VR, Russ



Thanks Russ for the detail explanation for the color..its to designate which side you are on and for keeping score of exercise...that's good to know..
mikado
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Singapore / 新加坡
Joined: July 10, 2005
KitMaker: 328 posts
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Posted: Sunday, January 13, 2019 - 01:00 PM UTC

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G



Nice..G..do you have any color picture of your build above? Can't tell which scheme its painted..I am going to guess its desert gray ?
iowabrit
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Iowa, United States
Joined: November 06, 2007
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Posted: Sunday, January 13, 2019 - 01:55 PM UTC
The Tankograd 'Reforger' books have some great color pics of MERDC painted vehicles
m75
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California, United States
Joined: July 20, 2002
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Posted: Saturday, January 26, 2019 - 04:06 AM UTC
Looks to be the MERDC desert gray. 2AD in 70s had two BDEs in the verdant green and the third in desert schemes.

Contrary to what I read in some of the passages above, in five years I saw five new tracks (M113s) received in the battalion that were OD upon arrival that were repainted using MERDC, plus one APC that was repainted specifically for a show. Outside of that, I saw no repainting of vehicles on an overall basis, just touchups following repair or component replacement.

I understood the concept of MERDC, especially where the process allowed for shifting seasons by changing the two primary colors, but never saw it put into practice.

And I still think the desert gray is the most attractive color/pattern yet!
AgentG
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Nevada, United States
Joined: December 21, 2008
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Posted: Saturday, January 26, 2019 - 10:54 AM UTC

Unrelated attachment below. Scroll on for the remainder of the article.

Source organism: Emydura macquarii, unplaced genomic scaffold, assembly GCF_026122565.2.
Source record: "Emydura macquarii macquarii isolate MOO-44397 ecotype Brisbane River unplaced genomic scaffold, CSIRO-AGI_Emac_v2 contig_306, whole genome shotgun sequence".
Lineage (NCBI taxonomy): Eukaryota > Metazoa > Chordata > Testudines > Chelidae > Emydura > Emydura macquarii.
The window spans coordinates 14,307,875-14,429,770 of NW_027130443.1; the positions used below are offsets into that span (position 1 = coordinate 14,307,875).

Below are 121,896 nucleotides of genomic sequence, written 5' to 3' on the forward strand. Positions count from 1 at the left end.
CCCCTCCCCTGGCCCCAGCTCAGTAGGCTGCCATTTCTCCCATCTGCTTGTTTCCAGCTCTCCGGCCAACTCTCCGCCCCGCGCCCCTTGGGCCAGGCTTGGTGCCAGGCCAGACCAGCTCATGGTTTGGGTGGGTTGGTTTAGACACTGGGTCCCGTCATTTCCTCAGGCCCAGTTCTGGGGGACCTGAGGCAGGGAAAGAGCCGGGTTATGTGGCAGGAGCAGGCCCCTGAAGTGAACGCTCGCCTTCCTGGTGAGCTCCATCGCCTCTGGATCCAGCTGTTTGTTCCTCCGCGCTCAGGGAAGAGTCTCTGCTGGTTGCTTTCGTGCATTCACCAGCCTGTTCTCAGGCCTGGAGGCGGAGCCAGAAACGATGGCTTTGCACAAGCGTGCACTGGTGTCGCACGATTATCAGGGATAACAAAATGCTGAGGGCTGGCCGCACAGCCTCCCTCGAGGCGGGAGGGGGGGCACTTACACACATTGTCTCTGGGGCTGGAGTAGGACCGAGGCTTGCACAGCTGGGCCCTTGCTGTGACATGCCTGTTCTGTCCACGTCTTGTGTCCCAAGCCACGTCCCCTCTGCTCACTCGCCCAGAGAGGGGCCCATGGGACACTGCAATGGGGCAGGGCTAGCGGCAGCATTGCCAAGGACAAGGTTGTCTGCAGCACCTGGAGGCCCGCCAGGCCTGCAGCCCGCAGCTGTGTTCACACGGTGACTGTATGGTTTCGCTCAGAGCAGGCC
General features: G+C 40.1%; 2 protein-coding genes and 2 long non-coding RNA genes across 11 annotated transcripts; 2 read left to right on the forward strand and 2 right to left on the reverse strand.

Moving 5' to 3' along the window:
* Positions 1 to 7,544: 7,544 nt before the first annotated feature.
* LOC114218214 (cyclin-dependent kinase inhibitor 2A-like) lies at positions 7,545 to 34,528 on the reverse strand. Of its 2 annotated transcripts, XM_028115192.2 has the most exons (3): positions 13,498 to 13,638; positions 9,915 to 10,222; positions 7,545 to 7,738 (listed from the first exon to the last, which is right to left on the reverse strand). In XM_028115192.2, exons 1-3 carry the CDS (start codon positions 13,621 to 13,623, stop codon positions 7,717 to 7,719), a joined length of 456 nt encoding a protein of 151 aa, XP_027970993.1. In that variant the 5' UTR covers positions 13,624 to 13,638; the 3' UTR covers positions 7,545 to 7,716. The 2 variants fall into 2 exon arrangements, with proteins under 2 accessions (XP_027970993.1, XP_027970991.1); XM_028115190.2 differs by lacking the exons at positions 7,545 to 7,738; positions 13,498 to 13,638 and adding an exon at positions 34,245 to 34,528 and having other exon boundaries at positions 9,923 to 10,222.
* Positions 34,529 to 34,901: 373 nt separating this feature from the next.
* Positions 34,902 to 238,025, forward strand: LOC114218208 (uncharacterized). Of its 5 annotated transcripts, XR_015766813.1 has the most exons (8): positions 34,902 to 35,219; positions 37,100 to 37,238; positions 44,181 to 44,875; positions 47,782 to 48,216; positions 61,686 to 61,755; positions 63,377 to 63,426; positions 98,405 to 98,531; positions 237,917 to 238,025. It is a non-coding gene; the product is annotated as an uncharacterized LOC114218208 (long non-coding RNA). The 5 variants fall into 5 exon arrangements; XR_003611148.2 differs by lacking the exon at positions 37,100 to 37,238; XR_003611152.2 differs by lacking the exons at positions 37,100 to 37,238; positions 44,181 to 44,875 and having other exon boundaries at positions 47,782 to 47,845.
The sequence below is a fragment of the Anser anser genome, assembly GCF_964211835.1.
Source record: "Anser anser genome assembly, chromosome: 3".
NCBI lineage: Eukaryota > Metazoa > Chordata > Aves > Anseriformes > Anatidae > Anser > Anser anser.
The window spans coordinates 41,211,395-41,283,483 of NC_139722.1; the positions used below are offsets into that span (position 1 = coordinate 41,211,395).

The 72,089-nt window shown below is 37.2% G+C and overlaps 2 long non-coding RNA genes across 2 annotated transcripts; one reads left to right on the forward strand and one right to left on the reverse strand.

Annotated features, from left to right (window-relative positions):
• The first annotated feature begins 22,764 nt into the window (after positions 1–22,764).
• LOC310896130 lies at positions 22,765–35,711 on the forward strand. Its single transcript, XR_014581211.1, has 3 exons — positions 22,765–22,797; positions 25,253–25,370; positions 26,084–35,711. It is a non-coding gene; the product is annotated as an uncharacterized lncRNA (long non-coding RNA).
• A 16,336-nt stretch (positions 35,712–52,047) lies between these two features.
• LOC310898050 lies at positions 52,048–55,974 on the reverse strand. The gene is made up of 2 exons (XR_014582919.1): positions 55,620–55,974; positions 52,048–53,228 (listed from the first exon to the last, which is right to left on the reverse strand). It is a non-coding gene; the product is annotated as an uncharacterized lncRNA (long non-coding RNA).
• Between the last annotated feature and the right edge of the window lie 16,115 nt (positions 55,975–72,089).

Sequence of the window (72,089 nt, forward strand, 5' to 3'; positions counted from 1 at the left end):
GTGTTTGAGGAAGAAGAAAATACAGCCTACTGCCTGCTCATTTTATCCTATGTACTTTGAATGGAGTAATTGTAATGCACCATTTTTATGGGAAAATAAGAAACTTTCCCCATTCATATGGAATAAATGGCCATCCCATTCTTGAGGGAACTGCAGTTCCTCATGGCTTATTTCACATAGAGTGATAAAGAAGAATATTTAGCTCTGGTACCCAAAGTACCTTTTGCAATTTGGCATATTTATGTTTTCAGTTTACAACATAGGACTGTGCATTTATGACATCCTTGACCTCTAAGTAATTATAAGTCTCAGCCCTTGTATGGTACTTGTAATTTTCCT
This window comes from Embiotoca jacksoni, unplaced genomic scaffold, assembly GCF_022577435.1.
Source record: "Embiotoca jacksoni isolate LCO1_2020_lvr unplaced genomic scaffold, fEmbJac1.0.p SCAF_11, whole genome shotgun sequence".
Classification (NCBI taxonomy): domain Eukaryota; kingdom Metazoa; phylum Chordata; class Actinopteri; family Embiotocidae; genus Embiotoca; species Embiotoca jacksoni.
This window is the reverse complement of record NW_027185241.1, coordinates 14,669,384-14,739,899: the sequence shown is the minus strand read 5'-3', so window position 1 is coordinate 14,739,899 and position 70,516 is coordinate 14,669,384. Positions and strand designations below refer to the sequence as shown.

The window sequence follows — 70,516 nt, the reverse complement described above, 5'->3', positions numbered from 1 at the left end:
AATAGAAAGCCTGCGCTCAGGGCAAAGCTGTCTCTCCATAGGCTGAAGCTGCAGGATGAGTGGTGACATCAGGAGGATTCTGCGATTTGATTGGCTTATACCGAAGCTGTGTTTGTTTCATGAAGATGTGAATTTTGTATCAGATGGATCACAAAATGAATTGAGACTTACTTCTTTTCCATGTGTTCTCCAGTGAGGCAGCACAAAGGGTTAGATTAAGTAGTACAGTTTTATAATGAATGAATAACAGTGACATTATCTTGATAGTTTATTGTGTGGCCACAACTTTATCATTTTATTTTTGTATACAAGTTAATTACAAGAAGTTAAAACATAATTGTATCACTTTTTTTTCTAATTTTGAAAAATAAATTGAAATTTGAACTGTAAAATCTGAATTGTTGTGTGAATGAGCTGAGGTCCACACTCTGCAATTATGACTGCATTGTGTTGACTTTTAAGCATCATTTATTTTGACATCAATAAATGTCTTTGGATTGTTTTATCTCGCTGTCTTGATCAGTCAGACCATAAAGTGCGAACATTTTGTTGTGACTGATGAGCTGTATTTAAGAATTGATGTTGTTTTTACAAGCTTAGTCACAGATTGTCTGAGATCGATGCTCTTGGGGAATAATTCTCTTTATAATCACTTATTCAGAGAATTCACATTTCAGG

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G



Nice..G..do you have any color picture of your build above? Can't tell which scheme its painted..I am going to guess its desert gray ?




That's "gray desert" MERDC and that's the only photo of that build I have right now.

I sprayed the base color a custom blend of MM Acryl tans, then hand brushed MM Acryl "Field Drab". The yellow is a 50/50 mix of Vallejo "Sand Yellow" and "Dark Sand". The crows feet are just Vallejo "Black Gray". I just decided to hand brush the camo on this one.

G
mikado
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Singapore / 新加坡
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Posted: Tuesday, January 29, 2019 - 04:25 AM UTC



Thanks G for the color tips for "gray desert"..pretty sure will come in really handy soon...

Anyway...I am not a superstitious person...but weird things do happen when least expected

I completed painting the academy M113 tracks...put in the decal followed by decal softener...outcome was really satisfying...wait a day before I spray a few thin layer of semi-gloss to protect the decal..

Left hand holding the model...right hand opening the door with the semi-gloss rattle can tucked under my right arm pit...and for some unknown reason.. my right hand swing and hit the model..and the model had a hard landing on the floor...shattering the tracks in all direction...

Stood there for 30 second...not sure to laugh or cry...my only consolation was the model landed upright..and only the tracks were damaged and nothing else...

Had to go to LHS to get replacement track..and the only available ones were the AFV club M113 track..The AFV club M113 tracks are not as detail as the Academy..but there wasn't many option for me...I might be bias..but I don't think the AFV club track glue better than the Academy track..and does not look as nice...

Finally..considered these 2 build done...I started this thread in mid Oct'18..and completed both build without weathering in end Jan'19...All in all..about 3.5 months...Next phrase ...weathering will start..not sure how long it will take ...

The one take away that I learnt for these Merdc camo scheme is to test out the color on plastic card before applying to the model itself...cheaper and less time consuming to test the color on plastic card than to build multiple model to test out the color scheme...